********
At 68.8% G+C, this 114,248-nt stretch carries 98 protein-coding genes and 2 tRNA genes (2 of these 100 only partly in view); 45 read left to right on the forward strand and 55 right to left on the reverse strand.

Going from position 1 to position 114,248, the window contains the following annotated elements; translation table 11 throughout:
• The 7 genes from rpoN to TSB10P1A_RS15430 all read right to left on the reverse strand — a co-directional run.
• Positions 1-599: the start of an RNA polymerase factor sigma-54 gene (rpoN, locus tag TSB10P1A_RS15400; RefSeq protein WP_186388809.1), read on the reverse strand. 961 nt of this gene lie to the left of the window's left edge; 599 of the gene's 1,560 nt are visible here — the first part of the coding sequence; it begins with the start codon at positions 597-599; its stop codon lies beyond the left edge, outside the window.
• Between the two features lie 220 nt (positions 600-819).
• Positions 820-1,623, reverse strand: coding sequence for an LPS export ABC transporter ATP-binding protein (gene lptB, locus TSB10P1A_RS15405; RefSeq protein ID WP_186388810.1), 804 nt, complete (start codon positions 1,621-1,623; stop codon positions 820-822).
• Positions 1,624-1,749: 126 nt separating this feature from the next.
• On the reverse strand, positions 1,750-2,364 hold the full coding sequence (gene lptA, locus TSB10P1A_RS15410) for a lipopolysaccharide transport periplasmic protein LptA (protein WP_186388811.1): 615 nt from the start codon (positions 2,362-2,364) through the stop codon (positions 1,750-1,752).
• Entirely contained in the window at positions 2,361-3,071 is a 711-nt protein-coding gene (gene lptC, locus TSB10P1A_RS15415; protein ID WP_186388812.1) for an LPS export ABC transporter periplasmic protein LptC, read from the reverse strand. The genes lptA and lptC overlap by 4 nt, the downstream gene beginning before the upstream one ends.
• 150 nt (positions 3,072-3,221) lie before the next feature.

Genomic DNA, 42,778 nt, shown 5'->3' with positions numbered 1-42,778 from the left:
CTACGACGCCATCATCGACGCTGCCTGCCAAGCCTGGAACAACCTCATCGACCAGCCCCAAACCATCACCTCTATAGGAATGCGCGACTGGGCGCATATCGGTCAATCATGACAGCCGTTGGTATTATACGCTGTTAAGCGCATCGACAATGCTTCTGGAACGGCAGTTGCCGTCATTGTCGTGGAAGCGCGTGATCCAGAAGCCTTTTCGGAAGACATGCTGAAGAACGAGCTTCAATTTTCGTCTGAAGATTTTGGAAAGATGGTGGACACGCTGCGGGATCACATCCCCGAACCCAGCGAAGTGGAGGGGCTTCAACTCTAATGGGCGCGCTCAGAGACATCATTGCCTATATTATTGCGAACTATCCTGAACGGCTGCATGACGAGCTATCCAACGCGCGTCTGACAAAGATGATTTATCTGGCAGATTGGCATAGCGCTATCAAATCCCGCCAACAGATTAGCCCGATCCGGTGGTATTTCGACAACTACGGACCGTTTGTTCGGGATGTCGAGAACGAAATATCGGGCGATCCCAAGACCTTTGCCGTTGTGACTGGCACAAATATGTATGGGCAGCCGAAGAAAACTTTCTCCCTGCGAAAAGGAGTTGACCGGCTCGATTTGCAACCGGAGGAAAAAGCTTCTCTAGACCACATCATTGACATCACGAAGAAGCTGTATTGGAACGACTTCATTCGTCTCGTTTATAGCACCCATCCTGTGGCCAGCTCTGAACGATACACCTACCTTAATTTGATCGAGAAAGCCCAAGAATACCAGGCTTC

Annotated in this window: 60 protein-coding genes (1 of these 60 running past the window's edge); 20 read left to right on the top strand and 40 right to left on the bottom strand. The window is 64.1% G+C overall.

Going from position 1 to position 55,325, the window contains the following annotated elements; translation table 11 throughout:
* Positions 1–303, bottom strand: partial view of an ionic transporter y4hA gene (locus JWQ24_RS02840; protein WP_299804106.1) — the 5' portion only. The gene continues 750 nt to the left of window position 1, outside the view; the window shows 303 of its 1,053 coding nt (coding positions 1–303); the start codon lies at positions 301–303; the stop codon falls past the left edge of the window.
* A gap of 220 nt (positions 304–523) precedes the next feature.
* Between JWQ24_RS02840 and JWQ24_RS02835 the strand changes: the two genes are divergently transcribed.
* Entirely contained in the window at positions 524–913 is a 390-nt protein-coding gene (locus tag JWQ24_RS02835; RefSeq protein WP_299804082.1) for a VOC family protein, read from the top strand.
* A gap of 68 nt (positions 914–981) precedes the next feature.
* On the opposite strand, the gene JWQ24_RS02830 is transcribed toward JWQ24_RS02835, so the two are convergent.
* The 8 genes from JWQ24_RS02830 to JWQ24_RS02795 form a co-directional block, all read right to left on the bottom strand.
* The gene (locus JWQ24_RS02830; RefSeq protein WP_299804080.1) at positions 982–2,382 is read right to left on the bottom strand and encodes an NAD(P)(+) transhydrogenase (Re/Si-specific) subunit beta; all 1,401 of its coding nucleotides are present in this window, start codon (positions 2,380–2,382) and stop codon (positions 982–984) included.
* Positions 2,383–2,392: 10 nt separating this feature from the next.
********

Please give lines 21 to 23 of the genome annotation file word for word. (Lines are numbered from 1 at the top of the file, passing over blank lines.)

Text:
* The 8 genes from JWQ24_RS02830 to JWQ24_RS02795 form a co-directional block, all read right to left on the bottom strand.
* The gene (locus JWQ24_RS02830; RefSeq protein WP_299804080.1) at positions 982–2,382 is read right to left on the bottom strand and encodes an NAD(P)(+) transhydrogenase (Re/Si-specific) subunit beta; all 1,401 of its coding nucleotides are present in this window, start codon (positions 2,380–2,382) and stop codon (positions 982–984) included.
* Positions 2,383–2,392: 10 nt separating this feature from the next.